COMP_ENG 456: Modern Topics in Computer Architecture



COMP_ENG 452 – Advanced Computer Architecture I (or equivalent out-of-order processor architecture course); Useful but not required: COMP_ENG 453 – Parallel Architectures


This course examines fundamental issues and design trade-offs in modern processor architectures. We will discuss some of the constraints that limit the design and programmability of modern processors, and promising techniques to mitigate these constraints. As such, we will draw material from seminal and recent publications in top computer architecture conferences and journals. By exposing the students to state-of-the-art research, the course serves as an entry point to further research in computer architecture. The course will cover a sample of research across a wide spectrum of topics from emerging architectures, including quantum computing, neuromorphic computing, space-time computing, silicon photonics in computer architectures, and advanced techniques in more traditional topics, including memory systems and advanced cache designs, memory consistency models and operational semantics, programmability (e.g., transactional memory, deterministic programming, speculative multithreading), on-chip interconnects, power/thermal management, reliability, and fault tolerance. The exact collection of topics varies across offerings, as the field itself evolves rapidly. The course has a seminar format, and the students are expected to lead multiple presentations throughout the quarter. The course requires the completion of a project in computer architecture. The project component of the course is open-ended, and students are encouraged to draw on their own research interests and prior background for inspiration.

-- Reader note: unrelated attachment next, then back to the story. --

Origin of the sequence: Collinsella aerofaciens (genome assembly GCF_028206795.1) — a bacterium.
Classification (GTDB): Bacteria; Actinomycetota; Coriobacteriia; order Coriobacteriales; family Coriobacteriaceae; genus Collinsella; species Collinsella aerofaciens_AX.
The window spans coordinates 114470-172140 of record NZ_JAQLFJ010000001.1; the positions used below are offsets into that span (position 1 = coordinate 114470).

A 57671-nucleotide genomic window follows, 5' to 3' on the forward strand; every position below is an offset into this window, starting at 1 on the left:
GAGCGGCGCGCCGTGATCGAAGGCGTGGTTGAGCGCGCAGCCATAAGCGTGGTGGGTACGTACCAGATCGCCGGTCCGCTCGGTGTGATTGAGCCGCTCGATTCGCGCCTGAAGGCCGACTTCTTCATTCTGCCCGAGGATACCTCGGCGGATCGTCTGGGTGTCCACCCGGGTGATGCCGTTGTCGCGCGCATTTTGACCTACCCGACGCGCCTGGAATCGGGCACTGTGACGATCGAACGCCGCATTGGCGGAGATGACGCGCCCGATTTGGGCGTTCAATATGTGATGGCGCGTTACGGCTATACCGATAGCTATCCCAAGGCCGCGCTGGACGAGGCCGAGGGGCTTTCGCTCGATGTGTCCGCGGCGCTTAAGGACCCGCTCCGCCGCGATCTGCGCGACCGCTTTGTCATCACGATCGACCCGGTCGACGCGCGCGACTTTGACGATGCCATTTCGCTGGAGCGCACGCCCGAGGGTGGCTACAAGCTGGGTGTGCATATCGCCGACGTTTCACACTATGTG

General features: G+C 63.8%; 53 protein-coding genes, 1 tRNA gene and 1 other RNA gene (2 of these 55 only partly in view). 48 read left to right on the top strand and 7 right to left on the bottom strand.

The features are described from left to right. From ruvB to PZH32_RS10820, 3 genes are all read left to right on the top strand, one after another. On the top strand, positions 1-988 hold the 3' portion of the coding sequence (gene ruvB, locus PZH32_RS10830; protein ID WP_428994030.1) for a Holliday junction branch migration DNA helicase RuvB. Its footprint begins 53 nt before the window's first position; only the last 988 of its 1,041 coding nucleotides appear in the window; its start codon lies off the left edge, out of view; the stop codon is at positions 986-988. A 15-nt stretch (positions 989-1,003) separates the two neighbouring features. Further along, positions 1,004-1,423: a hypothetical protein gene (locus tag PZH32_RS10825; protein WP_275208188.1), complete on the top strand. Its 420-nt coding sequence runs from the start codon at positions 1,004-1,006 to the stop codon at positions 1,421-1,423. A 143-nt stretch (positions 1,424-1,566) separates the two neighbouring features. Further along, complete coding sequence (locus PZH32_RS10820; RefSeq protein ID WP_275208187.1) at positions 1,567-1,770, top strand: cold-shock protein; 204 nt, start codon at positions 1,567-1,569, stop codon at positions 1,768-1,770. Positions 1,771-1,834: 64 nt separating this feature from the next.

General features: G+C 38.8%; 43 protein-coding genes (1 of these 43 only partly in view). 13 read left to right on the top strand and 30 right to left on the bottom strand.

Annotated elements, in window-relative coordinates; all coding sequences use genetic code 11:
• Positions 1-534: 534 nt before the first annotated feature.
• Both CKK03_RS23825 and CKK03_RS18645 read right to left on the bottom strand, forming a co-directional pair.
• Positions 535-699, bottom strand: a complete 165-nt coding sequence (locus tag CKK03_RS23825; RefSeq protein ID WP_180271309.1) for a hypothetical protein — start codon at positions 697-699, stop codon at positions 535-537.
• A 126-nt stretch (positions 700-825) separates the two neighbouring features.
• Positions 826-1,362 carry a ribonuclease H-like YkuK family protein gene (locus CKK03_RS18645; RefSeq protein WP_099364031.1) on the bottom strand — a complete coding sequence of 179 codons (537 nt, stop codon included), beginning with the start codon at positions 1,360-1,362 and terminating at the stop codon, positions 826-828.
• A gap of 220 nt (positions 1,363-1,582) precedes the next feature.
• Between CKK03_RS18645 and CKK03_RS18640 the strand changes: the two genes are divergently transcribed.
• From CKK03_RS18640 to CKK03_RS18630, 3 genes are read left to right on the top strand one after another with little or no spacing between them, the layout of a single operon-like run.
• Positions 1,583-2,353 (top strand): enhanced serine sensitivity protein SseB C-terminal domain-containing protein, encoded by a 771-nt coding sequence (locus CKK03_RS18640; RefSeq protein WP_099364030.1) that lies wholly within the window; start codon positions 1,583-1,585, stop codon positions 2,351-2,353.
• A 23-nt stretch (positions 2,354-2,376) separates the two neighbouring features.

REQUIRED TEXT: None; we'll draw material from seminal and recent publications in top conferences, as well as chapters from the Synthesis Lectures on Computer Architecture by Morgan & Claypool.

COURSE COORDINATOR: Prof. Nikos Hardavellas

COURSE OBJECTIVES: The course aims to offer a firm background for research in computer architecture. The students that successfully complete the course will be exposed to a variety of cutting-edge research topics, be able to read and critique research publications in computer architecture, perform conference-quality paper reviews, perform research presentations, write research reports, and gain familiarity with state-of-the-art tools for research in computer architecture. Along with providing technical knowledge, the course also aims to develop the student's ethos as researchers and research referees, and sharpen the students team-participation skills.

GRADES: Grades are based on class presentations, project, homework assignments (if any), and class participation.

EXAMS: There are no exams in this course.

ABET CONTENT: 100% Engineering